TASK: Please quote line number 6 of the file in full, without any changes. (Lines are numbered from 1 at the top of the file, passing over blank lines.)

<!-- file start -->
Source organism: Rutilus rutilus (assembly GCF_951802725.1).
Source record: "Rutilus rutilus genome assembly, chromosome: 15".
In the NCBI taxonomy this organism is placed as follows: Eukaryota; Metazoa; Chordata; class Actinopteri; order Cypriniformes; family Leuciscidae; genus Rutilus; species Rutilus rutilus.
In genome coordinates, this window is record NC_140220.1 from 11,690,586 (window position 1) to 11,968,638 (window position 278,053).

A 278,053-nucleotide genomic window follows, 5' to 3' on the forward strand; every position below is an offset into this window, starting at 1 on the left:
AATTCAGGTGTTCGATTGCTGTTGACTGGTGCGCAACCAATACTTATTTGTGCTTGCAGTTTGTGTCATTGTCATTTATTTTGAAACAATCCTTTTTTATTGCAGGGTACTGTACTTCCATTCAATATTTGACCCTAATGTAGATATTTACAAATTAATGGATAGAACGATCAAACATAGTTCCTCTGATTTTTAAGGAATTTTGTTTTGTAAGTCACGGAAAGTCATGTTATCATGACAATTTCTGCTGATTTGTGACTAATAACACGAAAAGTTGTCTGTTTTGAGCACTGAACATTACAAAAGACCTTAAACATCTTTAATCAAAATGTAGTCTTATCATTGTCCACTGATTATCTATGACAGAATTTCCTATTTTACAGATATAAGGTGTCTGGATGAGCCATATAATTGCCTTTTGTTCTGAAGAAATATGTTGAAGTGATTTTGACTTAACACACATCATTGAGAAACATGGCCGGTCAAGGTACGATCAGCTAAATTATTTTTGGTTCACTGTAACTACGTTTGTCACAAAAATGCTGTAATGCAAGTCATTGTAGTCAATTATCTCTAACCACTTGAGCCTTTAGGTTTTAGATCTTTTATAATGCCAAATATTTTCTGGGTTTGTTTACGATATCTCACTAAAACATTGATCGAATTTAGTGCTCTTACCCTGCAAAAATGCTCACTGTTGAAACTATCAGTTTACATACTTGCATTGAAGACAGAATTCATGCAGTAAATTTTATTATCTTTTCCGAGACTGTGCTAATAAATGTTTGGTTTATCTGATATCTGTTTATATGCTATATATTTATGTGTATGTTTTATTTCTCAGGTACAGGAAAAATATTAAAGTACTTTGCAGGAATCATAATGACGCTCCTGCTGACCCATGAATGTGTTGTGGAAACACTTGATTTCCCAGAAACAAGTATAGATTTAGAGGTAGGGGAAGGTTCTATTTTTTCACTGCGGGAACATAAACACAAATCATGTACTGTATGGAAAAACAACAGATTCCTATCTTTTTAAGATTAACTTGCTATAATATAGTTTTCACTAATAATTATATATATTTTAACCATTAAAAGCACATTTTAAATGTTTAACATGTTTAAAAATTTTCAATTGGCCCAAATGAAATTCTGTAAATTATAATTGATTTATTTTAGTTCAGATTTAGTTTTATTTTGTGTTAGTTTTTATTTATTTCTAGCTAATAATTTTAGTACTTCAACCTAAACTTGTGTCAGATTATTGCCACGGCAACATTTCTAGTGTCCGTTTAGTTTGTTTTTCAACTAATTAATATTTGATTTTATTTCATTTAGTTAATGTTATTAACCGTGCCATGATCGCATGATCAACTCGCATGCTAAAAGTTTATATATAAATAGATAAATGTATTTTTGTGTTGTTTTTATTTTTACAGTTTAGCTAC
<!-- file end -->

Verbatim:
AATTCAGGTGTTCGATTGCTGTTGACTGGTGCGCAACCAATACTTATTTGTGCTTGCAGTTTGTGTCATTGTCATTTATTTTGAAACAATCCTTTTTTATTGCAGGGTACTGTACTTCCATTCAATATTTGACCCTAATGTAGATATTTACAAATTAATGGATAGAACGATCAAACATAGTTCCTCTGATTTTTAAGGAATTTTGTTTTGTAAGTCACGGAAAGTCATGTTATCATGACAATTTCTGCTGATTTGTGACTAATAACACGAAAAGTTGTCTGTTTTGAGCACTGAACATTACAAAAGACCTTAAACATCTTTAATCAAAATGTAGTCTTATCATTGTCCACTGATTATCTATGACAGAATTTCCTATTTTACAGATATAAGGTGTCTGGATGAGCCATATAATTGCCTTTTGTTCTGAAGAAATATGTTGAAGTGATTTTGACTTAACACACATCATTGAGAAACATGGCCGGTCAAGGTACGATCAGCTAAATTATTTTTGGTTCACTGTAACTACGTTTGTCACAAAAATGCTGTAATGCAAGTCATTGTAGTCAATTATCTCTAACCACTTGAGCCTTTAGGTTTTAGATCTTTTATAATGCCAAATATTTTCTGGGTTTGTTTACGATATCTCACTAAAACATTGATCGAATTTAGTGCTCTTACCCTGCAAAAATGCTCACTGTTGAAACTATCAGTTTACATACTTGCATTGAAGACAGAATTCATGCAGTAAATTTTATTATCTTTTCCGAGACTGTGCTAATAAATGTTTGGTTTATCTGATATCTGTTTATATGCTATATATTTATGTGTATGTTTTATTTCTCAGGTACAGGAAAAATATTAAAGTACTTTGCAGGAATCATAATGACGCTCCTGCTGACCCATGAATGTGTTGTGGAAACACTTGATTTCCCAGAAACAAGTATAGATTTAGAGGTAGGGGAAGGTTCTATTTTTTCACTGCGGGAACATAAACACAAATCATGTACTGTATGGAAAAACAACAGATTCCTATCTTTTTAAGATTAACTTGCTATAATATAGTTTTCACTAATAATTATATATATTTTAACCATTAAAAGCACATTTTAAATGTTTAACATGTTTAAAAATTTTCAATTGGCCCAAATGAAATTCTGTAAATTATAATTGATTTATTTTAGTTCAGATTTAGTTTTATTTTGTGTTAGTTTTTATTTATTTCTAGCTAATAATTTTAGTACTTCAACCTAAACTTGTGTCAGATTATTGCCACGGCAACATTTCTAGTGTCCGTTTAGTTTGTTTTTCAACTAATTAATATTTGATTTTATTTCATTTAGTTAATGTTATTAACCGTGCCATGATCGCATGATCAACTCGCATGCTAAAAGTTTATATATAAATAGATAAATGTATTTTTGTGTTGTTTTTATTTTTACAGTTTAGCTAC